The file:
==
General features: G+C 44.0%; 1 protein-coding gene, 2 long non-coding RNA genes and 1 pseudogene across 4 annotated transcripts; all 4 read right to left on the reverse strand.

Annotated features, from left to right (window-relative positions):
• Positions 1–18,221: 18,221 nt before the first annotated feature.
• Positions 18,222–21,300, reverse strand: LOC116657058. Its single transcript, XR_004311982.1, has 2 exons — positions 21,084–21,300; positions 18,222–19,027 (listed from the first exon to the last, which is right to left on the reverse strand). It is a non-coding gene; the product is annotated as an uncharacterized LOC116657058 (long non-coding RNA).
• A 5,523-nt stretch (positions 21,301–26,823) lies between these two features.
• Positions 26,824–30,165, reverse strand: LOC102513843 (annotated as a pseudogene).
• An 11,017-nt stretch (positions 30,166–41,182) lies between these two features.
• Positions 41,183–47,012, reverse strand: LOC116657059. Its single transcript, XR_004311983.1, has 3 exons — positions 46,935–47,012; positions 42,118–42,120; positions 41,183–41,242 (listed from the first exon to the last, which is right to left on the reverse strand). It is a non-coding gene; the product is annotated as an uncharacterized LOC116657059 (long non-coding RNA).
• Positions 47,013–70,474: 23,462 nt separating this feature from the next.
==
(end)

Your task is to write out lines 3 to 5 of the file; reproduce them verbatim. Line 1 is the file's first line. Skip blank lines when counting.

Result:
• Positions 1–18,221: 18,221 nt before the first annotated feature.
• Positions 18,222–21,300, reverse strand: LOC116657058. Its single transcript, XR_004311982.1, has 2 exons — positions 21,084–21,300; positions 18,222–19,027 (listed from the first exon to the last, which is right to left on the reverse strand). It is a non-coding gene; the product is annotated as an uncharacterized LOC116657058 (long non-coding RNA).
• A 5,523-nt stretch (positions 21,301–26,823) lies between these two features.